After gang members burned down a relative’s home in 2018, Jerry, 33, fled the danger of his native Haiti and has been trying to reach a stable life in the United States ever since.
He lived in Chile until he left this summer, riding buses with his wife, Admoline, 25, and their 2-year-old daughter, Amandjie, along the well-worn roads that wind through Bolivia and Peru. They hiked the Darién Gap, a remote strip of jungle and treacherous streams that connects Colombia and Panama.
On foot or by bus they continued northward through Costa Rica, Nicaragua, Honduras, Guatemala, and Mexico — all the way to the edge of Texas, where, after they turned themselves in to US immigration agents, they waited and slept alongside other migrants, without blankets or shelter, under an old bridge spanning the border.
“It was difficult, traumatic,” Jerry said of the saga that eventually led him and his family to a friend’s home in Mattapan. He asked that only their first names be used for fear of US immigration authorities.
And yet, their journey isn’t over.
They are among 600 Haitian families who have arrived in Massachusetts since March as political, economic, and social conditions in Haiti have continued to deteriorate. The humanitarian crisis has been acutely felt in the state, home to roughly 46,000 Haitians and Haitian Americans, many concentrated in the Boston area — the third-largest Haitian diaspora population in the country behind Brooklyn, N.Y., and Miami.
Immigrant advocacy groups are scrambling to provide food, clothes, housing, and medical and legal services. In a US immigration system that tends to string people along with precarious lifelines, they say, newly arrived Haitians are among the most vulnerable, as families have minimal chances of pleading their cases and are often pushed out of the country, through deportation, or leave out of desperation.
Jerry said all he wants is a fighting chance to stay.
At the border, in Del Rio, Texas, he remembers encountering a row of US border agents after days of traveling with other migrants through brush and rocky, desert land, as winds kicked up the dust around them and parched their lips. Still, he and his wife consider themselves the lucky ones: Their family was able to make it into the United States when so many others have been forced to board flights bound for Haiti and the chaos they fled years ago.
“We want to improve the quality of our lives — go to school, find employment, be able to care for ourselves and our families,” Jerry said.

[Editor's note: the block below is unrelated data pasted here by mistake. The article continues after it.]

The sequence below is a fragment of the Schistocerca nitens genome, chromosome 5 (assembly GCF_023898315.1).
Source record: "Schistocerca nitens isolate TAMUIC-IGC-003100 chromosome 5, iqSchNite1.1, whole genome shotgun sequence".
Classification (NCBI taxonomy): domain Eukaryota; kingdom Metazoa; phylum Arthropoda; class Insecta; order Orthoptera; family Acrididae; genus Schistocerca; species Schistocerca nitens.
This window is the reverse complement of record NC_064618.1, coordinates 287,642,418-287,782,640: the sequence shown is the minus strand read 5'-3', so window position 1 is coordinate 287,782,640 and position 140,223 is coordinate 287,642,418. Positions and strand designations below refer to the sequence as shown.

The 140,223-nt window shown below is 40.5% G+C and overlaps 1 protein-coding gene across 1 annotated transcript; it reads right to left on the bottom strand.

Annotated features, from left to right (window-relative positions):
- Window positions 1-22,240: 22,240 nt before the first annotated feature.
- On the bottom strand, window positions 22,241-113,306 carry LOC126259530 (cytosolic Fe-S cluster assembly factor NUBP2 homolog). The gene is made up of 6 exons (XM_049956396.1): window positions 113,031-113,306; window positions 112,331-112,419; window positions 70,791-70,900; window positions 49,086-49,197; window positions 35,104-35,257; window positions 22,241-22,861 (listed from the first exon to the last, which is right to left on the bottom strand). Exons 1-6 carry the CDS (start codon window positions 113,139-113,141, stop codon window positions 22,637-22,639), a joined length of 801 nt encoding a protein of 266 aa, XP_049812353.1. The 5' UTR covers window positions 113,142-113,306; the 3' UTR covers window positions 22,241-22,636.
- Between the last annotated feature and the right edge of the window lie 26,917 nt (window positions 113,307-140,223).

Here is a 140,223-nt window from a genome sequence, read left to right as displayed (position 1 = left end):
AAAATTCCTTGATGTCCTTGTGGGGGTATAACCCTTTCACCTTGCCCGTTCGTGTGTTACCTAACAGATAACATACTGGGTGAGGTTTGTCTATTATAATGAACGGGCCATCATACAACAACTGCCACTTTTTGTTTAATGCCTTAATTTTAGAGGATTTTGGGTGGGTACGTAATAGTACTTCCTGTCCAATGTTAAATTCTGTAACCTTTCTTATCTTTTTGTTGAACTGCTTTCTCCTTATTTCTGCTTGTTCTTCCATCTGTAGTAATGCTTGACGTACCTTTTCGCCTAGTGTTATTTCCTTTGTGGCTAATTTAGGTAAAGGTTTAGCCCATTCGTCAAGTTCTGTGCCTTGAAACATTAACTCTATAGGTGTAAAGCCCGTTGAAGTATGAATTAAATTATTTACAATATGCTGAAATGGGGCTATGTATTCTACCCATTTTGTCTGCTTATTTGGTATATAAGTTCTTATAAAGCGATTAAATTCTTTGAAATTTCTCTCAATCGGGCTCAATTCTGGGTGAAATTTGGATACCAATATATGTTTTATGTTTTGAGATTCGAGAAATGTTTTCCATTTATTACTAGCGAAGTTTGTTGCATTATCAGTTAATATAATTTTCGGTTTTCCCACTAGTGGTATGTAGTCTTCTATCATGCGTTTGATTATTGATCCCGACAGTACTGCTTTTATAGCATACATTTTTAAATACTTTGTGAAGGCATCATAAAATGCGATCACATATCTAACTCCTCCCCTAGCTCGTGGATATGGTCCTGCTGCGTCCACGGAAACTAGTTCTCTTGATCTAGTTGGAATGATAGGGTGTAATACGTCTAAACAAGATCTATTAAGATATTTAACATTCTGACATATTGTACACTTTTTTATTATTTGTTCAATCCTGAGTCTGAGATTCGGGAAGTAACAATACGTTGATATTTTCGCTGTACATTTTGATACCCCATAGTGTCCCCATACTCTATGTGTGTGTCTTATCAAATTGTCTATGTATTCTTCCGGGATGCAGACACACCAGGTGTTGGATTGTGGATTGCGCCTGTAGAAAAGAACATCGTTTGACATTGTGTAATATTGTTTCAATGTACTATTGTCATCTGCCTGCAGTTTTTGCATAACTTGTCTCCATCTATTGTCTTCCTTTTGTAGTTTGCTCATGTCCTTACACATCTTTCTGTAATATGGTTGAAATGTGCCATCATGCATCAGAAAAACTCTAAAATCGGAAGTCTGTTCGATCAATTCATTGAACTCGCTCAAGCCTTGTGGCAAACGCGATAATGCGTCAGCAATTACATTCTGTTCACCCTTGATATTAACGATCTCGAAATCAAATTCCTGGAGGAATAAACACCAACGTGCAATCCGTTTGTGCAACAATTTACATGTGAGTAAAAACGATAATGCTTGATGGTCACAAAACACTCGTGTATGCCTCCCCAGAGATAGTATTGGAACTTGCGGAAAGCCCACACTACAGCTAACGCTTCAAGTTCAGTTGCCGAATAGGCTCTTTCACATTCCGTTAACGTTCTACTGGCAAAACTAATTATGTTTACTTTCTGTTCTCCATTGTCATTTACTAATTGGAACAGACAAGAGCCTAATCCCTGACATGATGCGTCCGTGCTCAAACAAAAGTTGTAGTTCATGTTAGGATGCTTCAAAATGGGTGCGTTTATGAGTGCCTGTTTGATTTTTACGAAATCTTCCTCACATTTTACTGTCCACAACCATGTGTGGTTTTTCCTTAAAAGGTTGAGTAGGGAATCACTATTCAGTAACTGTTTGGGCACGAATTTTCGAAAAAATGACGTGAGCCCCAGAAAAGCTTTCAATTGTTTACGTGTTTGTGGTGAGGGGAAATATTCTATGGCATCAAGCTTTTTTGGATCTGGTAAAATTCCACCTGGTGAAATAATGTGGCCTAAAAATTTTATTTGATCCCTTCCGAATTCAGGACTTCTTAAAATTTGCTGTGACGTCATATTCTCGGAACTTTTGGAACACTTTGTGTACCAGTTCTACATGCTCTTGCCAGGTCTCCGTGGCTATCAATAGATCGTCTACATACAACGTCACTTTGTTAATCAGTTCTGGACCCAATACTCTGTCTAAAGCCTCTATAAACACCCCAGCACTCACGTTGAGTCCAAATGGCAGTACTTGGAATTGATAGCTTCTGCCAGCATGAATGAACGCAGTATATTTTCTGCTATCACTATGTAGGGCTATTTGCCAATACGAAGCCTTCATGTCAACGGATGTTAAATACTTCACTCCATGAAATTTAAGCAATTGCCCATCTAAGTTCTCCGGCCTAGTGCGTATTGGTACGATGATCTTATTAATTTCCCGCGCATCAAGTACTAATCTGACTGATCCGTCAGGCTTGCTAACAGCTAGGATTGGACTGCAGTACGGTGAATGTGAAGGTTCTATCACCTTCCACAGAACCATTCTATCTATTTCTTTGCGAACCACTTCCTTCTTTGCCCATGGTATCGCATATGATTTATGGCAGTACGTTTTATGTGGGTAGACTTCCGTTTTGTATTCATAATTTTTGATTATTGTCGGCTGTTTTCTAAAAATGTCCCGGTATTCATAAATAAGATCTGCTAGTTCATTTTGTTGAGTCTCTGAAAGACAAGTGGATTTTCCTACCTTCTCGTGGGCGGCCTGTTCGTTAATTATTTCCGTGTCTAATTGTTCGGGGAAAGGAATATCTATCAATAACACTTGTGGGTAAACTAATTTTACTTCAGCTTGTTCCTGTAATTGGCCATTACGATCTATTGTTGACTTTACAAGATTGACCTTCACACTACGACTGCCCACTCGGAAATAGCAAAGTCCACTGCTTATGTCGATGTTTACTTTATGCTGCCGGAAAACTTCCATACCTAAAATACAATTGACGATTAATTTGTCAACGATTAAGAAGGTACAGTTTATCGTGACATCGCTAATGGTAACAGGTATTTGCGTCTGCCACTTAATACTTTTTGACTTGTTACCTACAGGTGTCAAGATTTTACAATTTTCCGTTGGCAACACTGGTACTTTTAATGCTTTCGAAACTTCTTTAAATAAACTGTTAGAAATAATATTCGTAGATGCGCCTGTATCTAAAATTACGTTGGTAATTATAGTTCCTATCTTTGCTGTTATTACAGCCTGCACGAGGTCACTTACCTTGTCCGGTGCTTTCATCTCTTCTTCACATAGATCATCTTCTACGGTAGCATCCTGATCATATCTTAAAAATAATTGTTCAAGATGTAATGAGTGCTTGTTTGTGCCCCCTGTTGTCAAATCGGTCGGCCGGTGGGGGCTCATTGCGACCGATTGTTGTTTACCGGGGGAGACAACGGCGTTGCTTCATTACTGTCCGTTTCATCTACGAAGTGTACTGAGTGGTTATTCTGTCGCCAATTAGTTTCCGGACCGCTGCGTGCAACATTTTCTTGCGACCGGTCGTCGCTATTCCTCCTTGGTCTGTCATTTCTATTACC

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The Immigrant Family Services Institute, a modest set of offices tucked in between discount stores and restaurants on bustling Blue Hill Avenue in Mattapan, has become one of the centers for relief for Haitians newly arrived in Boston.
On a recent weekday afternoon, the affable and energetic Rev. Dieufort Fleurissaint greeted staffers there with a fist bump. Volunteers and patrons shared pizza on fold-out tables and sorted through donations: stacks of furniture, diapers, car seats, mounds of clothes, shoes, and toys that have turned the institute’s basement into a makeshift warehouse.
“We are thankful people are so generous,” said Fleurissaint, president and executive director of the True Alliance Center, one of several immigrant advocacy nonprofits working with the institute to house and provide services for Haitian immigrants. But he likened the recent families arriving in Massachusetts to people without a nation.
In interviews with nearly a dozen Haitian immigrants who crossed the border in Del Rio, they described having to undertake dangerous treks through Latin America after Chile and Brazil began cracking down on unauthorized immigrants. The Globe is only using their first names to protect the families’ identities.
Returning to Haiti is not an option, said parents, several of whom escaped death threats. The country has been ravaged by the coronavirus pandemic and mired in gang violence and civilian kidnappings. Political turmoil and economic fallout have only worsened since Haiti’s President Jovenel Moïse was assassinated in July, and a powerful earthquake shook much of the country a month later.
But for those who made it to the United States, staying here also presents its challenges.
Many are now residing with friends or family members, sleeping on floors and couches, sometimes six or seven to a home, as they wait out immigration cases without authorization to work and contribute to household expenses. Few have lawyers to help them navigate what immigrant advocates and attorneys describe as a confusing and arbitrary intake process.
The Haitian refugee and migrant crisis has been one of the major immigration challenges for the Biden administration, which has grappled with how to quickly process people arriving at the southwestern border. The administration faces calls for investigations into migrants’ treatment and Republican efforts to exploit the situation to stir fears of immigrants.
Biden began his term pledging to reverse the hardline immigration approach under his predecessor, and deportations of Haitians temporarily dropped as federal officials began to unwind a Trump-era program that required asylum-seekers to wait out their cases in Mexico.